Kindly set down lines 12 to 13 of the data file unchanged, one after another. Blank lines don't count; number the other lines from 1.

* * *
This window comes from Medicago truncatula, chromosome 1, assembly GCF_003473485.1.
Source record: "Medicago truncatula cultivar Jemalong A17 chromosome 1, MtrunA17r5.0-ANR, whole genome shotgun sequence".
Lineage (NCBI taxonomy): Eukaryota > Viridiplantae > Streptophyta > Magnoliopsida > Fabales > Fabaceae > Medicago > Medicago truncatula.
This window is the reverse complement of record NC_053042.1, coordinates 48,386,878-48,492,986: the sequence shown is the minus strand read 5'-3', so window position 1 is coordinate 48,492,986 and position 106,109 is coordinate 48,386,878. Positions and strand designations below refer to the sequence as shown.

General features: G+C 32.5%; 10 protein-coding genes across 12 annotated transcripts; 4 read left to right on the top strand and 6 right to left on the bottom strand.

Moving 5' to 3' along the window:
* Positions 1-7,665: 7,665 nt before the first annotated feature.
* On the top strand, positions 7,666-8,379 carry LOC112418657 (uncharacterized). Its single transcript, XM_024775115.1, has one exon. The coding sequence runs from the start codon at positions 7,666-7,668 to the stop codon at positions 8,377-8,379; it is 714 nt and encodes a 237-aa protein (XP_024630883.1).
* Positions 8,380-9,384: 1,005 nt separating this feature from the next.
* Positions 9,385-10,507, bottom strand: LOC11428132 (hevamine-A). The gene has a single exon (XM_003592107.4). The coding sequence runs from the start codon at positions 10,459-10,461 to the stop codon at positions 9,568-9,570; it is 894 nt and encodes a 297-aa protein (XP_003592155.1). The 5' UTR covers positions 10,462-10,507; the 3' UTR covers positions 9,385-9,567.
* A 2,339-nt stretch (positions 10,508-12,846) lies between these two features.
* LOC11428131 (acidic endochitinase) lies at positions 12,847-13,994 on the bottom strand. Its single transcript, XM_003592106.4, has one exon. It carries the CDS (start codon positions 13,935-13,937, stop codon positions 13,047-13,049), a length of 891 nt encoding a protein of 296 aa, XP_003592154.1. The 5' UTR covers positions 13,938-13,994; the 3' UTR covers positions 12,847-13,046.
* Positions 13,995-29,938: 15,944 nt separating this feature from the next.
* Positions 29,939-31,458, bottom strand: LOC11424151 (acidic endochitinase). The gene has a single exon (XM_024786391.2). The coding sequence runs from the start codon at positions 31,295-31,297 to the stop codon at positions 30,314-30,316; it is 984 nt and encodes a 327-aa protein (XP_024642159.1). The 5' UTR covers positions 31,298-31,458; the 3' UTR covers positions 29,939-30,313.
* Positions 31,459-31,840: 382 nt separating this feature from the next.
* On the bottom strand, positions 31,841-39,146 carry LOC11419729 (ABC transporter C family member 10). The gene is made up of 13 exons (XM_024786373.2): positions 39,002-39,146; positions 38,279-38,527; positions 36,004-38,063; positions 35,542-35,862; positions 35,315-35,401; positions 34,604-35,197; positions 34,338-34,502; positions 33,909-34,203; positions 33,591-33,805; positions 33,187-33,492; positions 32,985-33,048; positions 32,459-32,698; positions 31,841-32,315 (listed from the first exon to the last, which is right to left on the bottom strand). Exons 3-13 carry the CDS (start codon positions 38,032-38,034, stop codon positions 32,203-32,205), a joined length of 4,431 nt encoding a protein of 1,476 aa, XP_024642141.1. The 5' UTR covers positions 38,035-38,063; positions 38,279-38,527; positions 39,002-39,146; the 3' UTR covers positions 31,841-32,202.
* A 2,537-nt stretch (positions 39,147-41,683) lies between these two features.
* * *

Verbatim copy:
* LOC11428131 (acidic endochitinase) lies at positions 12,847-13,994 on the bottom strand. Its single transcript, XM_003592106.4, has one exon. It carries the CDS (start codon positions 13,935-13,937, stop codon positions 13,047-13,049), a length of 891 nt encoding a protein of 296 aa, XP_003592154.1. The 5' UTR covers positions 13,938-13,994; the 3' UTR covers positions 12,847-13,046.
* Positions 13,995-29,938: 15,944 nt separating this feature from the next.